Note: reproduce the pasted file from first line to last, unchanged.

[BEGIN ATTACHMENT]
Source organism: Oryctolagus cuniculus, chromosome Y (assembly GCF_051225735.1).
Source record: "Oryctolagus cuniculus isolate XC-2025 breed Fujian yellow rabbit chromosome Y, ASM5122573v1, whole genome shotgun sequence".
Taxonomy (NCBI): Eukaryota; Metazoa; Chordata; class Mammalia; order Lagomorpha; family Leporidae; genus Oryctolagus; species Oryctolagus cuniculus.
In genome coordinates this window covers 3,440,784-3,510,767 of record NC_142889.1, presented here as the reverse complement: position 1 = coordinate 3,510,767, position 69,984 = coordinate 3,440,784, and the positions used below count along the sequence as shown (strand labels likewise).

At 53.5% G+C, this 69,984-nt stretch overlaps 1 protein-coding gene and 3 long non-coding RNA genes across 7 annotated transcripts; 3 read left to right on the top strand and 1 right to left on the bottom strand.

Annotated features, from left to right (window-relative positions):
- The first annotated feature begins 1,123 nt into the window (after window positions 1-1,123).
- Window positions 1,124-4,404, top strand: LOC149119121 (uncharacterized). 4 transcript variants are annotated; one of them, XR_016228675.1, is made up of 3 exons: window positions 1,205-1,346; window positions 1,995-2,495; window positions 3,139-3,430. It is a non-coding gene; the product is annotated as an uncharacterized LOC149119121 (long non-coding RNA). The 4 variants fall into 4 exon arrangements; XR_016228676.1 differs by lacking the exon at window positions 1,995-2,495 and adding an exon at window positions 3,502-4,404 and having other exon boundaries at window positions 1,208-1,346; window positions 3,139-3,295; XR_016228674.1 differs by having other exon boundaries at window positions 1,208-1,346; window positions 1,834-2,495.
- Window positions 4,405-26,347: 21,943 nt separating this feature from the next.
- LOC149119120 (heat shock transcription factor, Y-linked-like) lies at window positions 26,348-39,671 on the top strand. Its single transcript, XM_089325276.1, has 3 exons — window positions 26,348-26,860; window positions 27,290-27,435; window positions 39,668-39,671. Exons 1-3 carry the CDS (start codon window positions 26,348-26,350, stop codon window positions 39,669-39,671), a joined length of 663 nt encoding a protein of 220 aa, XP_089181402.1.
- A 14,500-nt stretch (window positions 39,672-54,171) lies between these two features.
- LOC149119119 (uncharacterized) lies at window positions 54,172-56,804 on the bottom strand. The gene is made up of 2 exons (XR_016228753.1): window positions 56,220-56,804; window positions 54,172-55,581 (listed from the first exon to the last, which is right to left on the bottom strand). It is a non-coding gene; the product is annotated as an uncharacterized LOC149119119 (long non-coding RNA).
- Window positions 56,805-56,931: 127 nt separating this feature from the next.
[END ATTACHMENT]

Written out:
Source organism: Oryctolagus cuniculus, chromosome Y (assembly GCF_051225735.1).
Source record: "Oryctolagus cuniculus isolate XC-2025 breed Fujian yellow rabbit chromosome Y, ASM5122573v1, whole genome shotgun sequence".
Taxonomy (NCBI): Eukaryota; Metazoa; Chordata; class Mammalia; order Lagomorpha; family Leporidae; genus Oryctolagus; species Oryctolagus cuniculus.
In genome coordinates this window covers 3,440,784-3,510,767 of record NC_142889.1, presented here as the reverse complement: position 1 = coordinate 3,510,767, position 69,984 = coordinate 3,440,784, and the positions used below count along the sequence as shown (strand labels likewise).

At 53.5% G+C, this 69,984-nt stretch overlaps 1 protein-coding gene and 3 long non-coding RNA genes across 7 annotated transcripts; 3 read left to right on the top strand and 1 right to left on the bottom strand.

Annotated features, from left to right (window-relative positions):
- The first annotated feature begins 1,123 nt into the window (after window positions 1-1,123).
- Window positions 1,124-4,404, top strand: LOC149119121 (uncharacterized). 4 transcript variants are annotated; one of them, XR_016228675.1, is made up of 3 exons: window positions 1,205-1,346; window positions 1,995-2,495; window positions 3,139-3,430. It is a non-coding gene; the product is annotated as an uncharacterized LOC149119121 (long non-coding RNA). The 4 variants fall into 4 exon arrangements; XR_016228676.1 differs by lacking the exon at window positions 1,995-2,495 and adding an exon at window positions 3,502-4,404 and having other exon boundaries at window positions 1,208-1,346; window positions 3,139-3,295; XR_016228674.1 differs by having other exon boundaries at window positions 1,208-1,346; window positions 1,834-2,495.
- Window positions 4,405-26,347: 21,943 nt separating this feature from the next.
- LOC149119120 (heat shock transcription factor, Y-linked-like) lies at window positions 26,348-39,671 on the top strand. Its single transcript, XM_089325276.1, has 3 exons — window positions 26,348-26,860; window positions 27,290-27,435; window positions 39,668-39,671. Exons 1-3 carry the CDS (start codon window positions 26,348-26,350, stop codon window positions 39,669-39,671), a joined length of 663 nt encoding a protein of 220 aa, XP_089181402.1.
- A 14,500-nt stretch (window positions 39,672-54,171) lies between these two features.
- LOC149119119 (uncharacterized) lies at window positions 54,172-56,804 on the bottom strand. The gene is made up of 2 exons (XR_016228753.1): window positions 56,220-56,804; window positions 54,172-55,581 (listed from the first exon to the last, which is right to left on the bottom strand). It is a non-coding gene; the product is annotated as an uncharacterized LOC149119119 (long non-coding RNA).
- Window positions 56,805-56,931: 127 nt separating this feature from the next.